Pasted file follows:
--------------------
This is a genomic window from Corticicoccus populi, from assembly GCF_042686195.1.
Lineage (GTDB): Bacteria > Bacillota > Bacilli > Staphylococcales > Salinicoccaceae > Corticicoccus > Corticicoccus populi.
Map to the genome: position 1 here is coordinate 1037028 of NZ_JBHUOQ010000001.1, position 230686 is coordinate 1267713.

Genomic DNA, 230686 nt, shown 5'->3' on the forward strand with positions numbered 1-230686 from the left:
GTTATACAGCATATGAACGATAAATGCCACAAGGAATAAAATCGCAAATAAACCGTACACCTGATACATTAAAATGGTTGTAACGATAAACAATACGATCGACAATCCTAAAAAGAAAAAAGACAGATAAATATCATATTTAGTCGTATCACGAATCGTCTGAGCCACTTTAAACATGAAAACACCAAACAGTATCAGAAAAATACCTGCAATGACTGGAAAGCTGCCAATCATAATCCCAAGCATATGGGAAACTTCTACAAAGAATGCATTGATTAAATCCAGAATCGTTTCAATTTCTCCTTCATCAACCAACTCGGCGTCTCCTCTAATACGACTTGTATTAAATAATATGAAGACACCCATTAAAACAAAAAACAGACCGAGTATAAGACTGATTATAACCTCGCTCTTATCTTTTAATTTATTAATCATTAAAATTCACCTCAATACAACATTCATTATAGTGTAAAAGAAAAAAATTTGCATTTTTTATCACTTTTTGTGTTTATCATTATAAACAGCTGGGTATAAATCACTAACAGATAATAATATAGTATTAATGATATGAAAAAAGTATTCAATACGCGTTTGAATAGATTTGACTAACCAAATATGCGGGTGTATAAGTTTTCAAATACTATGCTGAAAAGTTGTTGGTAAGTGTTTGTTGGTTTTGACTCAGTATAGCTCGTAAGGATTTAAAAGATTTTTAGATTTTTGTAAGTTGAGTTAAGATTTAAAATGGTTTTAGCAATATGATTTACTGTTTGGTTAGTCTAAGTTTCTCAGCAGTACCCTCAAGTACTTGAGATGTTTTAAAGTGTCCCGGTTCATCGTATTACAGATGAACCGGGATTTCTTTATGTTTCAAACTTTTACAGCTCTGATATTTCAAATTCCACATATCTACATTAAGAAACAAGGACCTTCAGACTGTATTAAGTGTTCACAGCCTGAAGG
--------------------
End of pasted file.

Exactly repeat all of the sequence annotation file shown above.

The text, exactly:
This is a genomic window from Corticicoccus populi, from assembly GCF_042686195.1.
Lineage (GTDB): Bacteria > Bacillota > Bacilli > Staphylococcales > Salinicoccaceae > Corticicoccus > Corticicoccus populi.
Map to the genome: position 1 here is coordinate 1037028 of NZ_JBHUOQ010000001.1, position 230686 is coordinate 1267713.

Genomic DNA, 230686 nt, shown 5'->3' on the forward strand with positions numbered 1-230686 from the left:
GTTATACAGCATATGAACGATAAATGCCACAAGGAATAAAATCGCAAATAAACCGTACACCTGATACATTAAAATGGTTGTAACGATAAACAATACGATCGACAATCCTAAAAAGAAAAAAGACAGATAAATATCATATTTAGTCGTATCACGAATCGTCTGAGCCACTTTAAACATGAAAACACCAAACAGTATCAGAAAAATACCTGCAATGACTGGAAAGCTGCCAATCATAATCCCAAGCATATGGGAAACTTCTACAAAGAATGCATTGATTAAATCCAGAATCGTTTCAATTTCTCCTTCATCAACCAACTCGGCGTCTCCTCTAATACGACTTGTATTAAATAATATGAAGACACCCATTAAAACAAAAAACAGACCGAGTATAAGACTGATTATAACCTCGCTCTTATCTTTTAATTTATTAATCATTAAAATTCACCTCAATACAACATTCATTATAGTGTAAAAGAAAAAAATTTGCATTTTTTATCACTTTTTGTGTTTATCATTATAAACAGCTGGGTATAAATCACTAACAGATAATAATATAGTATTAATGATATGAAAAAAGTATTCAATACGCGTTTGAATAGATTTGACTAACCAAATATGCGGGTGTATAAGTTTTCAAATACTATGCTGAAAAGTTGTTGGTAAGTGTTTGTTGGTTTTGACTCAGTATAGCTCGTAAGGATTTAAAAGATTTTTAGATTTTTGTAAGTTGAGTTAAGATTTAAAATGGTTTTAGCAATATGATTTACTGTTTGGTTAGTCTAAGTTTCTCAGCAGTACCCTCAAGTACTTGAGATGTTTTAAAGTGTCCCGGTTCATCGTATTACAGATGAACCGGGATTTCTTTATGTTTCAAACTTTTACAGCTCTGATATTTCAAATTCCACATATCTACATTAAGAAACAAGGACCTTCAGACTGTATTAAGTGTTCACAGCCTGAAGG